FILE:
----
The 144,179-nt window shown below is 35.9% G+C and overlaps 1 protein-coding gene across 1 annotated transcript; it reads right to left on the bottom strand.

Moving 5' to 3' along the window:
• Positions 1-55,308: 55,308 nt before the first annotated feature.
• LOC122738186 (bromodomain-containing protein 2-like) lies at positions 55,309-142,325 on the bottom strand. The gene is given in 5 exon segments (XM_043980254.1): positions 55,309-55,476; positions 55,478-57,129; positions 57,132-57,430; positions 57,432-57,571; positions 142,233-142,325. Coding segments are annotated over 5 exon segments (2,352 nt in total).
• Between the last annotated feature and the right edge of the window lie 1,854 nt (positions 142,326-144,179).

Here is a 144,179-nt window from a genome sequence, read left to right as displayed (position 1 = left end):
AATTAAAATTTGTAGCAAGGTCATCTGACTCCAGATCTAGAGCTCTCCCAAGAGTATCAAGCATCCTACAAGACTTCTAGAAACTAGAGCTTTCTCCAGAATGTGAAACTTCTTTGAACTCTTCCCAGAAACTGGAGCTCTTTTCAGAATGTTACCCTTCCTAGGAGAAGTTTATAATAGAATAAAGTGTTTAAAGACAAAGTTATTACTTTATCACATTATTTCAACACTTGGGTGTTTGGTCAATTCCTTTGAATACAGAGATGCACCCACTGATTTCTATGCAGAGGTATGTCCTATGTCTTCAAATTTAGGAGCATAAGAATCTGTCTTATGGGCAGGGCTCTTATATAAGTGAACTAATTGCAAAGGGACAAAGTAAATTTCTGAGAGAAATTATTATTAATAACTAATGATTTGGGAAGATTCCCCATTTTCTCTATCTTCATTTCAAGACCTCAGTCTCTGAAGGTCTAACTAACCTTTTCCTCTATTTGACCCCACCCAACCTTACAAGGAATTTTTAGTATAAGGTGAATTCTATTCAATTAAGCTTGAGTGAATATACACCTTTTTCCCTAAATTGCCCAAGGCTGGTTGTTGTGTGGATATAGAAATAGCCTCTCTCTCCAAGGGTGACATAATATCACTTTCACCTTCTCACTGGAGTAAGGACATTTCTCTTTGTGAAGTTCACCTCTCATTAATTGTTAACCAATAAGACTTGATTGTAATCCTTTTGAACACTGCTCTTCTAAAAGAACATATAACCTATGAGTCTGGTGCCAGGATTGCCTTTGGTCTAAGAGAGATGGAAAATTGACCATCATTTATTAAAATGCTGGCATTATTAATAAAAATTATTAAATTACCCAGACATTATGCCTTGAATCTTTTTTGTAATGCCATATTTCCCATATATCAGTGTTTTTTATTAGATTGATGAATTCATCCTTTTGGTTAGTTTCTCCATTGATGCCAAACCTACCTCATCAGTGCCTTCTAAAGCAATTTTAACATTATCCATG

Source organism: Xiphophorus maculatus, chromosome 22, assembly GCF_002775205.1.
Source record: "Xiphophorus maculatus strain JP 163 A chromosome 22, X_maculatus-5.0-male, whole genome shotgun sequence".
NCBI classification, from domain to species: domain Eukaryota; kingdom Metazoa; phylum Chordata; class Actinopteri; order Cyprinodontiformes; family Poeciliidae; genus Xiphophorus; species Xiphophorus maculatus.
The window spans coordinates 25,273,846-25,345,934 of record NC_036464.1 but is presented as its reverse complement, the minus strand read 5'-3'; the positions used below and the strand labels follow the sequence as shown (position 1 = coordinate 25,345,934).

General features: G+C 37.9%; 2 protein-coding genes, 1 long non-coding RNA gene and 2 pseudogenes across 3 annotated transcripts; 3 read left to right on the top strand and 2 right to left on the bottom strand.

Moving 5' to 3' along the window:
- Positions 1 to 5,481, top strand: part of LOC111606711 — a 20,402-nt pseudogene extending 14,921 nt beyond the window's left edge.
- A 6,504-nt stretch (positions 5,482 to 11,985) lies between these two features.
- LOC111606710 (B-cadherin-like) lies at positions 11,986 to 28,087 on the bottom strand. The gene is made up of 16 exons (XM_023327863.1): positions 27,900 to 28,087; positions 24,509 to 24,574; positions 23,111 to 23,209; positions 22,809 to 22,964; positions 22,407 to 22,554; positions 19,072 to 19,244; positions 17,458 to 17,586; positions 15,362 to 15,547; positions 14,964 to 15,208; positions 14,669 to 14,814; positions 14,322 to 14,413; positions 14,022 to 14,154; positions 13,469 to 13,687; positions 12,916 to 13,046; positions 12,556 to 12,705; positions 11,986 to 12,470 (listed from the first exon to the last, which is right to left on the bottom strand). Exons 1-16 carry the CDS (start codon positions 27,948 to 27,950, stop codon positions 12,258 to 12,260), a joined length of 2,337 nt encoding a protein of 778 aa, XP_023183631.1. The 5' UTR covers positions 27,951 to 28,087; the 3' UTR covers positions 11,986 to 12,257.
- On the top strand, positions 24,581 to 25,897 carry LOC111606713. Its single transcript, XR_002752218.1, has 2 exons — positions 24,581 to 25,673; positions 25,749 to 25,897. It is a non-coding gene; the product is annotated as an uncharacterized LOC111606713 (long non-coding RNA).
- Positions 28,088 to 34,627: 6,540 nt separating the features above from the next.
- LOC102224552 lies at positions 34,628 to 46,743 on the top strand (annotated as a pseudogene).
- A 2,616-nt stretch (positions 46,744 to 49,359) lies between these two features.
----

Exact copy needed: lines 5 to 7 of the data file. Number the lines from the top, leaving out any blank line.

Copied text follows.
• Between the last annotated feature and the right edge of the window lie 1,854 nt (positions 142,326-144,179).

Here is a 144,179-nt window from a genome sequence, read left to right as displayed (position 1 = left end):
AATTAAAATTTGTAGCAAGGTCATCTGACTCCAGATCTAGAGCTCTCCCAAGAGTATCAAGCATCCTACAAGACTTCTAGAAACTAGAGCTTTCTCCAGAATGTGAAACTTCTTTGAACTCTTCCCAGAAACTGGAGCTCTTTTCAGAATGTTACCCTTCCTAGGAGAAGTTTATAATAGAATAAAGTGTTTAAAGACAAAGTTATTACTTTATCACATTATTTCAACACTTGGGTGTTTGGTCAATTCCTTTGAATACAGAGATGCACCCACTGATTTCTATGCAGAGGTATGTCCTATGTCTTCAAATTTAGGAGCATAAGAATCTGTCTTATGGGCAGGGCTCTTATATAAGTGAACTAATTGCAAAGGGACAAAGTAAATTTCTGAGAGAAATTATTATTAATAACTAATGATTTGGGAAGATTCCCCATTTTCTCTATCTTCATTTCAAGACCTCAGTCTCTGAAGGTCTAACTAACCTTTTCCTCTATTTGACCCCACCCAACCTTACAAGGAATTTTTAGTATAAGGTGAATTCTATTCAATTAAGCTTGAGTGAATATACACCTTTTTCCCTAAATTGCCCAAGGCTGGTTGTTGTGTGGATATAGAAATAGCCTCTCTCTCCAAGGGTGACATAATATCACTTTCACCTTCTCACTGGAGTAAGGACATTTCTCTTTGTGAAGTTCACCTCTCATTAATTGTTAACCAATAAGACTTGATTGTAATCCTTTTGAACACTGCTCTTCTAAAAGAACATATAACCTATGAGTCTGGTGCCAGGATTGCCTTTGGTCTAAGAGAGATGGAAAATTGACCATCATTTATTAAAATGCTGGCATTATTAATAAAAATTATTAAATTACCCAGACATTATGCCTTGAATCTTTTTTGTAATGCCATATTTCCCATATATCAGTGTTTTTTATTAGATTGATGAATTCATCCTTTTGGTTAGTTTCTCCATTGATGCCAAACCTACCTCATCAGTGCCTTCTAAAGCAATTTTAACATTATCCATG